As Mrs. Weismann graciously indicates in her foreword, Don Manuel Toussaint was the presiding genius of colonial Mexican art history—through a rich and active life, unhappily cut short in 1955. His many roles—researcher, teacher, and administrator—are firmly institutionalized in the History of Art division of the University of Mexico, in numerous government agencies, and in the work of his colleagues and pupils. Incessant student of his country’s artistic heritage, he turned with greatest interest and sympathy to the period between about 1525 and 1810. (Although he had a marked feeling for the Indian contribution, he did not particularly emphasize the preconquest era.)

The present volume is an English translation of Toussaint’s monumental Arte Colonial, first published in 1948 (Mrs. Weismann, p. viii, says 1949). After the master’s untimely death, the Instituto de Investigaciones Estéticas of the National University published a new edition in more compact format, with additional illustrations and bibliography (1962). Mrs. Weismann has since made a thoughtful translation of this second Mexican edition, added significant new notes, and compiled a truly magnificent new bibliography. (That in the second Mexican edition was short, with only major books indicated.)

Many of the illustrations were taken from the Mexican for the English edition, and a few color plates were also directly transferred. The English edition has about fifty fewer black and white plates than the Mexican and nine rather than ten color plates. The printing techniques differ and in some instances the plates vary considerably in effect. On the whole, the new English edition provides a more selective group of illustrations, with particular improvement in suggestion of relative scale and size.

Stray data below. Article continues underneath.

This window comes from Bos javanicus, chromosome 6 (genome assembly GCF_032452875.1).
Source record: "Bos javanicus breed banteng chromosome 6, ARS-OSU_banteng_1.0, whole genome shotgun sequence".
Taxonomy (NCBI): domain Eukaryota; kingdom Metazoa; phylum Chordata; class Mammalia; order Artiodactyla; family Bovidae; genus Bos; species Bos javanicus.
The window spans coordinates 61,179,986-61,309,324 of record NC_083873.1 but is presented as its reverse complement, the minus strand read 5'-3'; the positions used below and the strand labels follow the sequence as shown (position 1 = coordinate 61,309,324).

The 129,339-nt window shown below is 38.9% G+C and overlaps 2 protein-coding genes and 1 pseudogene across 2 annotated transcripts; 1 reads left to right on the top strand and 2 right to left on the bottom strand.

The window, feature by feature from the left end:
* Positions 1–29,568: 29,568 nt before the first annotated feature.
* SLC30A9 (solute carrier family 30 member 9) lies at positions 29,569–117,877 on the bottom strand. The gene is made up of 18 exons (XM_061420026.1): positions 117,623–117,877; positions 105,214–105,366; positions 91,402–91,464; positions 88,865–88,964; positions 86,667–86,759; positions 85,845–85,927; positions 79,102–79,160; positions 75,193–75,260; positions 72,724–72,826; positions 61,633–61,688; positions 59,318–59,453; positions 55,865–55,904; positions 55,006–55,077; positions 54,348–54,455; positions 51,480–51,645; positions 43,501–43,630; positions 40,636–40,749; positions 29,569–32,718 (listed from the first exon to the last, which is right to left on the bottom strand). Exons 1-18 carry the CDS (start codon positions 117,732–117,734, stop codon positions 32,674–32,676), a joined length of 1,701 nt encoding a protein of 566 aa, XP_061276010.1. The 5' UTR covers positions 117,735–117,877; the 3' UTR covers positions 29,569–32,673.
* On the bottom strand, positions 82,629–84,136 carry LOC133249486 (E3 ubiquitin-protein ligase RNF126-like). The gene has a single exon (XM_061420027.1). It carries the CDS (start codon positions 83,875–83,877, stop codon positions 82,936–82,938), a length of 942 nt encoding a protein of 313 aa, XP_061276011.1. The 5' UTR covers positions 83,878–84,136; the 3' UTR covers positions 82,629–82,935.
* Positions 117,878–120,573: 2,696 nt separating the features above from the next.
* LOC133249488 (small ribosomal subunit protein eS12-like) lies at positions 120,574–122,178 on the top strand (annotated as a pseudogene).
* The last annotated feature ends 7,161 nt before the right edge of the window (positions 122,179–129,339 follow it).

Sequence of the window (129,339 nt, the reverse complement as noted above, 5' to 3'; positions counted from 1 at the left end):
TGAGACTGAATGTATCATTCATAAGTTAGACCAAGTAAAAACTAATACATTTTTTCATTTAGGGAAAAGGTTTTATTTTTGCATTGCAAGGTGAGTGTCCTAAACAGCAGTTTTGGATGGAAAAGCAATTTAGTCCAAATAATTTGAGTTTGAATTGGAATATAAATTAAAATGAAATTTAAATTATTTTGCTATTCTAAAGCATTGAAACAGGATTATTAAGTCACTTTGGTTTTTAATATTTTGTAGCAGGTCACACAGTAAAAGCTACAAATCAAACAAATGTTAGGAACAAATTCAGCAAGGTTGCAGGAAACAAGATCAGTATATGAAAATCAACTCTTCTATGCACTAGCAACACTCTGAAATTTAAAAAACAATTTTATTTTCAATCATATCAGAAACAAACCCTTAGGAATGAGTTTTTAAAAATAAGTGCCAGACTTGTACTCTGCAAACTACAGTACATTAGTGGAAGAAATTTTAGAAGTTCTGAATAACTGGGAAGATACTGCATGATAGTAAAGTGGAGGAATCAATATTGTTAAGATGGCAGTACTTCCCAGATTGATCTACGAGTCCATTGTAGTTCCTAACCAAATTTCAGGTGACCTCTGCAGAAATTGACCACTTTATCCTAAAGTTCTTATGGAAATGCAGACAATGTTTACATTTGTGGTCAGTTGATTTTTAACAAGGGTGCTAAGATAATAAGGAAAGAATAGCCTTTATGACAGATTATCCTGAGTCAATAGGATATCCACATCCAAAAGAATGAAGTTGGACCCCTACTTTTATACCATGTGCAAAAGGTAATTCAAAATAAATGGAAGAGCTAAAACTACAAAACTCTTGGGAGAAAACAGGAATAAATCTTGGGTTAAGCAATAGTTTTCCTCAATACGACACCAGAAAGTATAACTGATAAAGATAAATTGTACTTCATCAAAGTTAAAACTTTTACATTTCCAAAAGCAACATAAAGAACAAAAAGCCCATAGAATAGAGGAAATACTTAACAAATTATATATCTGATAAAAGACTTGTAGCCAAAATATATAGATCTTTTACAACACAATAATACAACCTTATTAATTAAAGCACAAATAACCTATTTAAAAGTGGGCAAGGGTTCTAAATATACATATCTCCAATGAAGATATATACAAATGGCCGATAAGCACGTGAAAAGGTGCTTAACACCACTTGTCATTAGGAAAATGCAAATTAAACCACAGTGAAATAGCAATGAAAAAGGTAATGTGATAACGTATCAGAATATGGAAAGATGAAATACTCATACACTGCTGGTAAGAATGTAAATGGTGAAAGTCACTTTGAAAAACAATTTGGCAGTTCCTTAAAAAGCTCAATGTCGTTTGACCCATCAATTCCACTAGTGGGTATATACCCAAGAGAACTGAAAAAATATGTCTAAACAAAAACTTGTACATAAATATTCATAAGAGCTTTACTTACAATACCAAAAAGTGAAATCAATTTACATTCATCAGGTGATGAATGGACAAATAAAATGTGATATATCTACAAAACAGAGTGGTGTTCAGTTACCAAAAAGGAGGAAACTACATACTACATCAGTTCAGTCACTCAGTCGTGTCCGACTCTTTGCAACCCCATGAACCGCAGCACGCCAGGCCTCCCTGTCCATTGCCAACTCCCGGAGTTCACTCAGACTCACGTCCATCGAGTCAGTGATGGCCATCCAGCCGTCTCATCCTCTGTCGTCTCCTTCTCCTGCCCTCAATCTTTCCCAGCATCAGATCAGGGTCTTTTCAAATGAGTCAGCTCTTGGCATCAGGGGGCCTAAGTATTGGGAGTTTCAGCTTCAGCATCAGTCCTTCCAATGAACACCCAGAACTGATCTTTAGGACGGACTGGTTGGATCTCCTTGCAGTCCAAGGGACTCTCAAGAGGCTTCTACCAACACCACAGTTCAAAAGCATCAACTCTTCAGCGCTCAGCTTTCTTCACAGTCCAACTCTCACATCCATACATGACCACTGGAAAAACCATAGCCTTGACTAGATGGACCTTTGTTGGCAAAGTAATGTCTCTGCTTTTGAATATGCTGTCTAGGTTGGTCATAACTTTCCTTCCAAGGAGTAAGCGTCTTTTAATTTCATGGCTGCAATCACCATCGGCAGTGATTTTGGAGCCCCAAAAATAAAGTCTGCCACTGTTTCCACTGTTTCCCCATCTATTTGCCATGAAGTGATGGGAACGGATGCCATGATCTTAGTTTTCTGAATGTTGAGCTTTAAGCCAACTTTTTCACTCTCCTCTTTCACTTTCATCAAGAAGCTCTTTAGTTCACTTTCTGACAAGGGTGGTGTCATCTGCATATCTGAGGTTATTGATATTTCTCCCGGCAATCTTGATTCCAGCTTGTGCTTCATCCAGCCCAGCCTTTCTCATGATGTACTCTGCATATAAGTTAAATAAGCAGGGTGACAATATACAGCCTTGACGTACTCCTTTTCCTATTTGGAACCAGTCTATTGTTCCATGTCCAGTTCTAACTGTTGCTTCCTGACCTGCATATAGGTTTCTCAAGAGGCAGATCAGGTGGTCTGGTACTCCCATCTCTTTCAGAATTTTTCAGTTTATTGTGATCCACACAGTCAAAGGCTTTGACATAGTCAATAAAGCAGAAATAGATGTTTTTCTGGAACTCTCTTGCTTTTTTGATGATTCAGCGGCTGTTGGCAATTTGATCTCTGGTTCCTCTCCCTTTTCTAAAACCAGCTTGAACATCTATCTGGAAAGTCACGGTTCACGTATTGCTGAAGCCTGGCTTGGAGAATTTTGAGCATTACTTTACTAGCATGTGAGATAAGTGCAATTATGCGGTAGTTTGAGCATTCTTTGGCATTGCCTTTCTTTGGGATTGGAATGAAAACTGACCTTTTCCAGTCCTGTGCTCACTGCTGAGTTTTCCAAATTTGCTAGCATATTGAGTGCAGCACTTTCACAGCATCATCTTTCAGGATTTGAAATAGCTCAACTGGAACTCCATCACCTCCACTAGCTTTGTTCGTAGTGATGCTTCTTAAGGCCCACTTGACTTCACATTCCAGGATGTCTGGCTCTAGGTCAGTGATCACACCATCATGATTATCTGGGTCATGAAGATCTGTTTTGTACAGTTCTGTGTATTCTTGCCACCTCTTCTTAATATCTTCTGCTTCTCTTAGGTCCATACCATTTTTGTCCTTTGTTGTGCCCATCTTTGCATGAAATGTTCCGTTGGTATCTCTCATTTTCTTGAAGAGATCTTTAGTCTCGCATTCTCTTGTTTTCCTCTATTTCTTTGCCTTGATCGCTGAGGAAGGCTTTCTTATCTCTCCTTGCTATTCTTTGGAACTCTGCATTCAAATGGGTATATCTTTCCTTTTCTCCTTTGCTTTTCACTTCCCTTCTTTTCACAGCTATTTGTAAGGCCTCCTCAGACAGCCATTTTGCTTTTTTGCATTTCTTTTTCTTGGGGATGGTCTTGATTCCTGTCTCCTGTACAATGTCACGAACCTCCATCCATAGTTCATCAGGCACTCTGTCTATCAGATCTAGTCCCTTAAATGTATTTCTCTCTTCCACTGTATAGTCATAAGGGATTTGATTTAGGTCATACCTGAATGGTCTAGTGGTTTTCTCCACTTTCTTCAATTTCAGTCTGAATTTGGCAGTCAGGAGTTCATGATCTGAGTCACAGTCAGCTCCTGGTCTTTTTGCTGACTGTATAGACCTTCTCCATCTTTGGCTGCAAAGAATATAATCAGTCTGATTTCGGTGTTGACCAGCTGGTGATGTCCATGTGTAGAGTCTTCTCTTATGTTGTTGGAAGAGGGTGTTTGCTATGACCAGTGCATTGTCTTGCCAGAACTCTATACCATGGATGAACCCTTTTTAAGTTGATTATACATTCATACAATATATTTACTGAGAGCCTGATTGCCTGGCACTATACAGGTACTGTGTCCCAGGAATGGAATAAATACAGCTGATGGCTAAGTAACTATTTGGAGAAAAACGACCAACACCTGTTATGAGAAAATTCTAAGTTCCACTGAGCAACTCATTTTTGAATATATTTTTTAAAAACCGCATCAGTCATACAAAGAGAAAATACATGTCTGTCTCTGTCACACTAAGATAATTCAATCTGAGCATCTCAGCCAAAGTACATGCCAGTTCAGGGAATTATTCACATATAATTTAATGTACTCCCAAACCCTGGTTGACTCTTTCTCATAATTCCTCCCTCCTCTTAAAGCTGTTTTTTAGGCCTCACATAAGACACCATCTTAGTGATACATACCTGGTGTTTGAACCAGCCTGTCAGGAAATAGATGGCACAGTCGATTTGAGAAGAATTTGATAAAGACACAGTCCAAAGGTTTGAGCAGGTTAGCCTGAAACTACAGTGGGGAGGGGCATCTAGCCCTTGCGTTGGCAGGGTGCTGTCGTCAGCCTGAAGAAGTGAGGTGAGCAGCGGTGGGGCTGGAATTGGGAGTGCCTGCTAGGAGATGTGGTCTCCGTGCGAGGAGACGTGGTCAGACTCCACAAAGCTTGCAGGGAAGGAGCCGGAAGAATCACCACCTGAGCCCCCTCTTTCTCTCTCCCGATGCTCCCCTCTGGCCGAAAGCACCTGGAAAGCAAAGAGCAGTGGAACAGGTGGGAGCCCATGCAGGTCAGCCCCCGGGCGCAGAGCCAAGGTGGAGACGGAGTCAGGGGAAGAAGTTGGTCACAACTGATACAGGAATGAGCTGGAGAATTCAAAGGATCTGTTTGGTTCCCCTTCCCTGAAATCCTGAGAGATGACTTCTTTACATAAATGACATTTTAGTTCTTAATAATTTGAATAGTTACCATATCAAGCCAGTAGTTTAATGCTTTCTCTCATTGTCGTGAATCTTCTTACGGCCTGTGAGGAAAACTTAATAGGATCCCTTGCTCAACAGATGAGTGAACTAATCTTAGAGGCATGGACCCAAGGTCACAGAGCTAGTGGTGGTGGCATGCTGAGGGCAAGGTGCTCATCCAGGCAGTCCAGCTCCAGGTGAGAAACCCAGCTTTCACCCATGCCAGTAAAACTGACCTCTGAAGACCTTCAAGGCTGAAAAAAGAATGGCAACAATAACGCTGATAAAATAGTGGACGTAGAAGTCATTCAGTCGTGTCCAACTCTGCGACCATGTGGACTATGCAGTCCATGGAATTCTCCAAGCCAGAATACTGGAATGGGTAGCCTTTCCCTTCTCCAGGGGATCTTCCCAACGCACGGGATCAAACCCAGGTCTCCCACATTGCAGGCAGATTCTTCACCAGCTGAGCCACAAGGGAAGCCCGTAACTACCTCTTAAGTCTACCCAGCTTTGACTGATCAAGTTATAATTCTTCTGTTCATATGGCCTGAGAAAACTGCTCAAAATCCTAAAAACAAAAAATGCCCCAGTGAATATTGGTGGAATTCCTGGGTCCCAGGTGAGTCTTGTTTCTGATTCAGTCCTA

It would be meaningless to make page by page comparisons of the two editions, for both were prepared as testaments of personal devotion. What matters is that Mrs. Weismann has made the penetrating insights, the brilliantly humane judgments, and the intellectual and aesthetic integrity of Toussaint available to all students of Mexican art. Her translation is serious, direct, and essentially literal. Her scholarship is equally sound. She has produced an objective report, rather than a personal interpretation. The work of such a “reporter” is quietly concealed beneath the surface of the monument; Mrs. Weismann has produced a book which will allow Toussaint to speak as challengingly to a new generation as he did to his own. If that new generation can compare Toussaint’s findings with more recent research, it can produce the kind of sensitive, intuitive, yet solidly based interpretation that characterized his writings.